Where do things stand in the special election for the vacant 37th Senate District seat (which includes Anaheim west of the 57 Freeway)?
Thus far, the communication to voters has come almost totally from the Don Wagner for Senate campaign in the form of mail, phone banking, precinct walking and cable TV advertising. Although vote-by-mail ballots went out almost two weeks ago, here at Casa Cunningham we have had no voter contact from the John Moorlach campaign, but have received several mailers from both the Wagner campaign and anti-Moorlach IE committees – plus the Wagner campaign has walked our area.
Some of the most recent mailers we’ve received include the second hit from the California Homeowners Association:
And this anti-Moorlach hit from the Wagner campaign:
According to the OC Registrar of Voters, 258,760 vote-by-mail ballots have been mailed out; 28,556 have been returned. Of those, 17,020 are from Republicans and only 5,783 from Democrats.
13,340 ballots are from cities Wagner has represented in the Assembly and on South OC Community College District Board, while 12,557 come from 2nd Supervisor District cities. Early polling showed Moorlach with a 13-point soft name ID advantage, and polling I heard about from a couple of weeks ago pegged that advantage at 4 points. Neither result is surprising. At the same time, Wagner’s campaign is the only one really communicating with voters. It’s also useful to remember that in their 2nd Supervisor District contest, Allan Mansoor had Michelle Steel – the eventual winner – beat handily in terms of name ID.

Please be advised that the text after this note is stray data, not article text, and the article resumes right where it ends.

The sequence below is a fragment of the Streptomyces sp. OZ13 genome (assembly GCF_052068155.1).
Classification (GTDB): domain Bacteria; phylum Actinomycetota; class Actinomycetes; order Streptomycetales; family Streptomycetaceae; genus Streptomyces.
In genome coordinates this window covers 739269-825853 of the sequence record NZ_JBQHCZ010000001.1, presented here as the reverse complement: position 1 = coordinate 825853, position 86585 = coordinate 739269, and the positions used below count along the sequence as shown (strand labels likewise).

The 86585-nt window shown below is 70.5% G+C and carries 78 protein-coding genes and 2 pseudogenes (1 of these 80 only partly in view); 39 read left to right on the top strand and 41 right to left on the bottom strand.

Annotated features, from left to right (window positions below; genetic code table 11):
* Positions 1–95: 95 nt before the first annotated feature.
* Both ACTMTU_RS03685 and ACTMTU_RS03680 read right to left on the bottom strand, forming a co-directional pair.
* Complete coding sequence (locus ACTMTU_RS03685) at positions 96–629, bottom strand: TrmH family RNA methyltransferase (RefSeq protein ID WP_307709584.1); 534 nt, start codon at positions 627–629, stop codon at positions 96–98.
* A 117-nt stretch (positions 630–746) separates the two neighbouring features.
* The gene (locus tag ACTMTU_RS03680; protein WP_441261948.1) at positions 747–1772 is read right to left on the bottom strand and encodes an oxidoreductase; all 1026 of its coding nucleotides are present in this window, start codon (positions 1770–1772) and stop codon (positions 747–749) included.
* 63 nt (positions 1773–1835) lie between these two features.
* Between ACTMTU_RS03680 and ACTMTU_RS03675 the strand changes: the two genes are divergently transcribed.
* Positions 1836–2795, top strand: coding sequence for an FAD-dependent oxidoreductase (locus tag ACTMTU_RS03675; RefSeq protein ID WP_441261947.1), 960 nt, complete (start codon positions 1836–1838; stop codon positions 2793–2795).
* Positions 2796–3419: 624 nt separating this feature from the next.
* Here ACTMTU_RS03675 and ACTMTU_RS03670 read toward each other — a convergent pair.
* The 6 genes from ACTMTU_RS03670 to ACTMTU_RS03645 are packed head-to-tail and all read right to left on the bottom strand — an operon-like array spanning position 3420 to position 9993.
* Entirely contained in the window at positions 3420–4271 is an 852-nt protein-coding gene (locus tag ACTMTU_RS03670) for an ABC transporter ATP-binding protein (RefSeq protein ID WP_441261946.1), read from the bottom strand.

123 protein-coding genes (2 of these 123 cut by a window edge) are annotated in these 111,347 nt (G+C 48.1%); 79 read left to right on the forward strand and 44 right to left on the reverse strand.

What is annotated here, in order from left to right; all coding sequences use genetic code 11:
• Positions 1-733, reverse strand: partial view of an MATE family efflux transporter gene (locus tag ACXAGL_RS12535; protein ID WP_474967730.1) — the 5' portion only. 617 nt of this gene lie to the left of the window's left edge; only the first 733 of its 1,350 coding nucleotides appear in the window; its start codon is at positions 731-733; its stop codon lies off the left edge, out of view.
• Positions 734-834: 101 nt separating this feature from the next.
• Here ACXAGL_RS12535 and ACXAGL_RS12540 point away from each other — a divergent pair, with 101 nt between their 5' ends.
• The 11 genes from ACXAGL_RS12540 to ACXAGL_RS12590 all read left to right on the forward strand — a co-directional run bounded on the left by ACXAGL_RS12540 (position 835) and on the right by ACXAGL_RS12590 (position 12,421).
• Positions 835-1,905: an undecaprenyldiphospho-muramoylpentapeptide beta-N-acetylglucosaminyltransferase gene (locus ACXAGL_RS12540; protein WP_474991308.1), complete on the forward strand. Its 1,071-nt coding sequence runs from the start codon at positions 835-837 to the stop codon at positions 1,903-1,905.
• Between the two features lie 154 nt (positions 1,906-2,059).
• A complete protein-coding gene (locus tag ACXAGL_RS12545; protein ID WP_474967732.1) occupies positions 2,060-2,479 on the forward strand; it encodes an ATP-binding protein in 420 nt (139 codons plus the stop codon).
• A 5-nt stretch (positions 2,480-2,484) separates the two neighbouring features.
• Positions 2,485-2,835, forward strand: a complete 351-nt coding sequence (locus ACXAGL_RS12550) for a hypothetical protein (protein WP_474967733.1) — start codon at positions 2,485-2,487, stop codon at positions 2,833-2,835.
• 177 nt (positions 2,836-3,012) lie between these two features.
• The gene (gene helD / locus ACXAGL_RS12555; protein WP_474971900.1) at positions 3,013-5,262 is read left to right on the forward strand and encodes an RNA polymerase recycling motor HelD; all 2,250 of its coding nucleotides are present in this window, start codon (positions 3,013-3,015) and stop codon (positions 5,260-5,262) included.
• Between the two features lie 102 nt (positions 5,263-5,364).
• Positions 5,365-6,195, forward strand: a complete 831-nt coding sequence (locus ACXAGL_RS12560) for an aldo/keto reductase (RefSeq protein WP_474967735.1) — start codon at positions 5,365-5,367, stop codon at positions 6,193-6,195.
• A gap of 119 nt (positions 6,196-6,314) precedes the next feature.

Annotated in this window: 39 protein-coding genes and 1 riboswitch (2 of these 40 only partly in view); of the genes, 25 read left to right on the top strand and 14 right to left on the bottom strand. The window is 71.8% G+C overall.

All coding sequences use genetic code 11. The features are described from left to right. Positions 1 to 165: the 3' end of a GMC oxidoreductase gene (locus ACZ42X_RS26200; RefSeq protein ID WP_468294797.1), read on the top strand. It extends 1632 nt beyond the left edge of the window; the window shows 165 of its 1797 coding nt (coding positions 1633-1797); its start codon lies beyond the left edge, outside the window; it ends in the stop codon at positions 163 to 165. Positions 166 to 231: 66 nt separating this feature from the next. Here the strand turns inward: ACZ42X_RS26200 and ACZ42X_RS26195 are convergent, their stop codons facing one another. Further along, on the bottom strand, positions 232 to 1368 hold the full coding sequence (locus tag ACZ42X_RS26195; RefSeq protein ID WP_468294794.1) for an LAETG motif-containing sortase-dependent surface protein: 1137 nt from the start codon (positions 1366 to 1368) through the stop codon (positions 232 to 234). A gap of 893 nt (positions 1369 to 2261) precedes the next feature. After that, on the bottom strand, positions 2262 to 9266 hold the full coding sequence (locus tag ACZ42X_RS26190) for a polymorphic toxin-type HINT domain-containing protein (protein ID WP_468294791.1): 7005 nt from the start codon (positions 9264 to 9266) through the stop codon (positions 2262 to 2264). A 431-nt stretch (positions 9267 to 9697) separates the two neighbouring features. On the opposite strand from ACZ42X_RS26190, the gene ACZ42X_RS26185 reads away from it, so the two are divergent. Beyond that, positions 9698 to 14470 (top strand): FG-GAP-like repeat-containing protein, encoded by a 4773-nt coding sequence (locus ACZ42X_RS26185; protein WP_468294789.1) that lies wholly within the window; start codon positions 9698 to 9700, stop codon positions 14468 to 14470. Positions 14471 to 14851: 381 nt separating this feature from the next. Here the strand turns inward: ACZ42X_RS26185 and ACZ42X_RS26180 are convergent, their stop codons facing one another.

Wagner Keeps Fundraising Advantage
In a blog post last week, Moorlaach said he had raised $40,000 at a February 11 fundraiser. And as of the end of February, filings show he has raised at least $43,525. The problem is Moorlach’s fundraising isn’t keeping pace with Don Wagner’s. It isn’t even close: by comparison, Wagner has raised at least $174,377 since February 1.
Money isn’t everything in a campaign, but it counts for an awful lot because it’s impossible to mount a meaningful effort to communicate with more than a quarter of a million voters – and that’s only counting voter-by-mail voters – without. As it stands, Moorlach has raised enough to send out four, maybe five mailers to hi-propensity voters, while Wagner has resources to far outpace that level of voter contact.